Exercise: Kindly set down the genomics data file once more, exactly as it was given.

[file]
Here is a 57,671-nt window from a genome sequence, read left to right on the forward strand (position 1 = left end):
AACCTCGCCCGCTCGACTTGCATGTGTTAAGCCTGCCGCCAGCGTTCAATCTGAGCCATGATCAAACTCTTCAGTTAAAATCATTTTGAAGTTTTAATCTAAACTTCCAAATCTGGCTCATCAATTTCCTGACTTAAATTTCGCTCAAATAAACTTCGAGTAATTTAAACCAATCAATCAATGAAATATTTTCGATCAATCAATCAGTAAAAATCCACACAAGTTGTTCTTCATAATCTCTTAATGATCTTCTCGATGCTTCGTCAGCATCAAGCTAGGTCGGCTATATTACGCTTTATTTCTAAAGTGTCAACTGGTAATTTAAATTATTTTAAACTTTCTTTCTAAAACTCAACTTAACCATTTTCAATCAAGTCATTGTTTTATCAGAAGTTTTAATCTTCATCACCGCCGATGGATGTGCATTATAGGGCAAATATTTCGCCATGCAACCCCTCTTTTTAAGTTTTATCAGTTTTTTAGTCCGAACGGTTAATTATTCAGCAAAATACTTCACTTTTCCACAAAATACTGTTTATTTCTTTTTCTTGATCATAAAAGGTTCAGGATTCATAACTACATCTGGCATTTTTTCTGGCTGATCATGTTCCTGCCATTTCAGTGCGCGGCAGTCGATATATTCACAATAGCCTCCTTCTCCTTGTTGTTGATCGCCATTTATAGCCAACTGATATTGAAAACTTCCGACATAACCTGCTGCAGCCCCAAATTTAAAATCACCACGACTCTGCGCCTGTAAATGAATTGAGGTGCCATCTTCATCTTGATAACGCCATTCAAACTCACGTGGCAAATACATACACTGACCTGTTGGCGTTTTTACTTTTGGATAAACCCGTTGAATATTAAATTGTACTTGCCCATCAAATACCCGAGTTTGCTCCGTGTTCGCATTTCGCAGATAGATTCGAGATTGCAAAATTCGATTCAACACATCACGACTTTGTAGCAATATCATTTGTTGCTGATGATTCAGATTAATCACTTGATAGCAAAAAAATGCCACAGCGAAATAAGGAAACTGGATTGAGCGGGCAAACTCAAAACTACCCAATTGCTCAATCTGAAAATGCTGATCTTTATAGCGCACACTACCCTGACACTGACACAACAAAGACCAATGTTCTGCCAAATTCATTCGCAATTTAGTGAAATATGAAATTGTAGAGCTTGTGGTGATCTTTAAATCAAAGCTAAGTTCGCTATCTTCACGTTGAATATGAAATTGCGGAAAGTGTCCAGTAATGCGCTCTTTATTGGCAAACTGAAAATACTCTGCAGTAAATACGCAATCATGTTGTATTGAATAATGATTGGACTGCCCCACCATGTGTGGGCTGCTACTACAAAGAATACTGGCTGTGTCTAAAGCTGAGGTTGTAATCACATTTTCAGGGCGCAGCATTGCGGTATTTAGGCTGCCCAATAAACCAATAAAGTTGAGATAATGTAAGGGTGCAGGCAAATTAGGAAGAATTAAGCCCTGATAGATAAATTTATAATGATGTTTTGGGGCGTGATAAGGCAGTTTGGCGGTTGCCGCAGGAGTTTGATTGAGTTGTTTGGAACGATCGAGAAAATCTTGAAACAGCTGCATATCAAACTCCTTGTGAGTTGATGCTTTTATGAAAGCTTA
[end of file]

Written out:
Here is a 57,671-nt window from a genome sequence, read left to right on the forward strand (position 1 = left end):
AACCTCGCCCGCTCGACTTGCATGTGTTAAGCCTGCCGCCAGCGTTCAATCTGAGCCATGATCAAACTCTTCAGTTAAAATCATTTTGAAGTTTTAATCTAAACTTCCAAATCTGGCTCATCAATTTCCTGACTTAAATTTCGCTCAAATAAACTTCGAGTAATTTAAACCAATCAATCAATGAAATATTTTCGATCAATCAATCAGTAAAAATCCACACAAGTTGTTCTTCATAATCTCTTAATGATCTTCTCGATGCTTCGTCAGCATCAAGCTAGGTCGGCTATATTACGCTTTATTTCTAAAGTGTCAACTGGTAATTTAAATTATTTTAAACTTTCTTTCTAAAACTCAACTTAACCATTTTCAATCAAGTCATTGTTTTATCAGAAGTTTTAATCTTCATCACCGCCGATGGATGTGCATTATAGGGCAAATATTTCGCCATGCAACCCCTCTTTTTAAGTTTTATCAGTTTTTTAGTCCGAACGGTTAATTATTCAGCAAAATACTTCACTTTTCCACAAAATACTGTTTATTTCTTTTTCTTGATCATAAAAGGTTCAGGATTCATAACTACATCTGGCATTTTTTCTGGCTGATCATGTTCCTGCCATTTCAGTGCGCGGCAGTCGATATATTCACAATAGCCTCCTTCTCCTTGTTGTTGATCGCCATTTATAGCCAACTGATATTGAAAACTTCCGACATAACCTGCTGCAGCCCCAAATTTAAAATCACCACGACTCTGCGCCTGTAAATGAATTGAGGTGCCATCTTCATCTTGATAACGCCATTCAAACTCACGTGGCAAATACATACACTGACCTGTTGGCGTTTTTACTTTTGGATAAACCCGTTGAATATTAAATTGTACTTGCCCATCAAATACCCGAGTTTGCTCCGTGTTCGCATTTCGCAGATAGATTCGAGATTGCAAAATTCGATTCAACACATCACGACTTTGTAGCAATATCATTTGTTGCTGATGATTCAGATTAATCACTTGATAGCAAAAAAATGCCACAGCGAAATAAGGAAACTGGATTGAGCGGGCAAACTCAAAACTACCCAATTGCTCAATCTGAAAATGCTGATCTTTATAGCGCACACTACCCTGACACTGACACAACAAAGACCAATGTTCTGCCAAATTCATTCGCAATTTAGTGAAATATGAAATTGTAGAGCTTGTGGTGATCTTTAAATCAAAGCTAAGTTCGCTATCTTCACGTTGAATATGAAATTGCGGAAAGTGTCCAGTAATGCGCTCTTTATTGGCAAACTGAAAATACTCTGCAGTAAATACGCAATCATGTTGTATTGAATAATGATTGGACTGCCCCACCATGTGTGGGCTGCTACTACAAAGAATACTGGCTGTGTCTAAAGCTGAGGTTGTAATCACATTTTCAGGGCGCAGCATTGCGGTATTTAGGCTGCCCAATAAACCAATAAAGTTGAGATAATGTAAGGGTGCAGGCAAATTAGGAAGAATTAAGCCCTGATAGATAAATTTATAATGATGTTTTGGGGCGTGATAAGGCAGTTTGGCGGTTGCCGCAGGAGTTTGATTGAGTTGTTTGGAACGATCGAGAAAATCTTGAAACAGCTGCATATCAAACTCCTTGTGAGTTGATGCTTTTATGAAAGCTTA